For months, political debates have raged around the country, escalating as the days before the election dwindled. Competing and perhaps incompatible visions of the country collided, and often the debates got heated. After so much mudslinging, many Americans have expressed annoyance with all the arguments and the election in general.
Yet this sentiment, while somewhat understandable, is ungrateful. We live in a country where free speech is an inherent right and free elections are the norm; most of us have known nothing else. These rights are a priceless gift granted and defended in large part by the armed forces of this great nation.
In the United States we have many choices available to us. Most students at Saint Louis University chose to attend college immediately after high school. They then chose a course of study, and when they graduate they will likely choose to pursue a career in any one of a variety of fields. Yet these choices are only available because someone else, possibly someone younger than most SLU students, made a very different set of choices: fatigues instead of flip flops, a battlefield instead of a classroom, service and possible death instead of studying and partying. Every person in America is in debt to our nation’s veterans, past and present, who have built a country in which choice is possible.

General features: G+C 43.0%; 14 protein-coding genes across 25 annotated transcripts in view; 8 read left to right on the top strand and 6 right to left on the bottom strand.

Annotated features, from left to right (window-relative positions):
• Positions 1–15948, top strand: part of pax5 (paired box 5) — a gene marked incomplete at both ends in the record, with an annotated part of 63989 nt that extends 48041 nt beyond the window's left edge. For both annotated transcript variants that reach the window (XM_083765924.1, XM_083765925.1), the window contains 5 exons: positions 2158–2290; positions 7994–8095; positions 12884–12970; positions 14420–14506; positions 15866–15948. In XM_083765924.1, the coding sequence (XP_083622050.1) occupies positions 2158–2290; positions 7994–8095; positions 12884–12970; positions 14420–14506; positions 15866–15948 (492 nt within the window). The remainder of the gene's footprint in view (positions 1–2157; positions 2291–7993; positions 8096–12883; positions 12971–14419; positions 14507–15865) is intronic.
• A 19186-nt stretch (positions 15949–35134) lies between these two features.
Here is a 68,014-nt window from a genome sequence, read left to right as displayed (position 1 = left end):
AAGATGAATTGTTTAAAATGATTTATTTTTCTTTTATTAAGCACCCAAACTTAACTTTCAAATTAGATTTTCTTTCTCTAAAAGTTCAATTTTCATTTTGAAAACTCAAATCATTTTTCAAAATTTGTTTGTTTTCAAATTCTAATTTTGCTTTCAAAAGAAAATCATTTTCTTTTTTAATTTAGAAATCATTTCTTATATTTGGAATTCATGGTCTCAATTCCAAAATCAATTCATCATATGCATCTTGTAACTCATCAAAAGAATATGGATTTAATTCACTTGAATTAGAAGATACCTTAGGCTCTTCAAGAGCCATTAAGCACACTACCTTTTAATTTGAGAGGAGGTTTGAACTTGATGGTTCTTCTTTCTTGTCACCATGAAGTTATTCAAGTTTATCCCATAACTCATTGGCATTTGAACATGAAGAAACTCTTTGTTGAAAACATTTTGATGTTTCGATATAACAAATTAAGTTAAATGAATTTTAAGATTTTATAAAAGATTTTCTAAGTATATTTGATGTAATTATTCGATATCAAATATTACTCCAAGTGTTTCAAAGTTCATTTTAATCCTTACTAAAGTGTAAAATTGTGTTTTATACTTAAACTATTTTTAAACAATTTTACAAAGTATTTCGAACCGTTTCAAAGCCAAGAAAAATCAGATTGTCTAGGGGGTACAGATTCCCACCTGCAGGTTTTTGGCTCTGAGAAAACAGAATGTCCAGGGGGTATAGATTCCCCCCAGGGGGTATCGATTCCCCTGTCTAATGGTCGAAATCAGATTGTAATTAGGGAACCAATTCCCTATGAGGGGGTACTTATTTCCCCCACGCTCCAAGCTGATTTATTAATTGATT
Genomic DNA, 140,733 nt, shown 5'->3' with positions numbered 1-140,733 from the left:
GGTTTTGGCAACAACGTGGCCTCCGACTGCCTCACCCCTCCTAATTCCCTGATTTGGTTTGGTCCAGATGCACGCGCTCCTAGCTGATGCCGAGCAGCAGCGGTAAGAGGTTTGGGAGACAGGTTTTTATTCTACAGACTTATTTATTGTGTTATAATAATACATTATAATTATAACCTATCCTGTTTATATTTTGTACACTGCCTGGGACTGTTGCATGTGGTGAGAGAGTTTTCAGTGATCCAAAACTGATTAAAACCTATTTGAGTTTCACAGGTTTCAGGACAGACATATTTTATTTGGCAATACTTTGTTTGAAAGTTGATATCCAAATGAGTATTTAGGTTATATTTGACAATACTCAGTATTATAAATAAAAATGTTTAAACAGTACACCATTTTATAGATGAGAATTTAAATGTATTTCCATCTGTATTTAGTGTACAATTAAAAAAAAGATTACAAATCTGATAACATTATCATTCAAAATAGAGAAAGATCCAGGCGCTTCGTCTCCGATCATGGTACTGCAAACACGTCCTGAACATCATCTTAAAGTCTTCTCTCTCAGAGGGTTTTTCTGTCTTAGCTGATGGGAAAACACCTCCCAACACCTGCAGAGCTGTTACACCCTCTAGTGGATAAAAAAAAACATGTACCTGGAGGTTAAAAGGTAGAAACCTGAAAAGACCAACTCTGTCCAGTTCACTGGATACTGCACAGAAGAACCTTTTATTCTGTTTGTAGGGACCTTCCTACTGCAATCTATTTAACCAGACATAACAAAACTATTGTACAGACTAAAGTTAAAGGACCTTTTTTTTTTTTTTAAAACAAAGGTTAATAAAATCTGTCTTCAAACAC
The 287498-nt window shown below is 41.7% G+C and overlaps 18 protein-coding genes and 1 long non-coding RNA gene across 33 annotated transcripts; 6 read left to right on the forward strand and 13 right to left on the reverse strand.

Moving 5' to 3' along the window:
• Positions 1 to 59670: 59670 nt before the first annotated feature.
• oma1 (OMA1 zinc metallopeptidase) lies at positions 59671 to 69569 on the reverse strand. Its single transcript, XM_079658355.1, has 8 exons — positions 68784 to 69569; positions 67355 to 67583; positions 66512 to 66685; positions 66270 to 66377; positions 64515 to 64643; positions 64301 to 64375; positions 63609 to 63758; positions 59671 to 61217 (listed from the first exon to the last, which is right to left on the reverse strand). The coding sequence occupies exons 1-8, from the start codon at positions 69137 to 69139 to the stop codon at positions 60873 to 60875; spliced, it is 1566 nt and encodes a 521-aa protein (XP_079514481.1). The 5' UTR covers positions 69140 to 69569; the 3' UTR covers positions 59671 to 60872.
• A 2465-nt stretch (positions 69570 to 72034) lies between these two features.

And when Americans made the choice that has made the most news headlines recently—the election of our president—that transition was made peacefully, without anyone resorting to violence in order to seize power. We must never forget that this is a rarity, an anomaly in the violent history of the human race. The security and stability this country enjoys is owed to our armed forces, men and women who both defend the nation against threats from without and respect the will of the people within.
Last Saturday, November 11 marked Veterans Day, a day set aside to commemorate and show gratitude for our veterans and armed service members. Yet we owe our veterans much more than a tip of the hat once a year. It is a tragic fact that in the year so far we have lost more American military personnel to suicide than to combat-related deaths. War is a scarring experience and we civilians may never truly understand that, but what we can do is reach out to those who have served our country. The smallest gestures of solidarity can make the biggest difference.
Furthermore, it is the duty of every individual and institution to help our veterans find a place when they return to the country they’ve served. As President Barack Obama said after winning last week’s election, we must “make sure that no one who fights for this country ever has to fight for a job, or a roof over their head when they come home.” Fortunately SLU has done an excellent job of this, being named a “Military-Friendly School” for several years running by the publication G.I. Jobs’ Military Friendly Schools. SLU offers numerous benefits to veterans so that they can get the education they need to find a job in today’s society, and we should recognize our university for its efforts in this area. Our veterans deserve no less from an American and a Catholic university.
As the old adage goes, freedom isn’t free. So let us use our freedom of speech, in unison, to thank our American veterans for all they’ve given us and this country.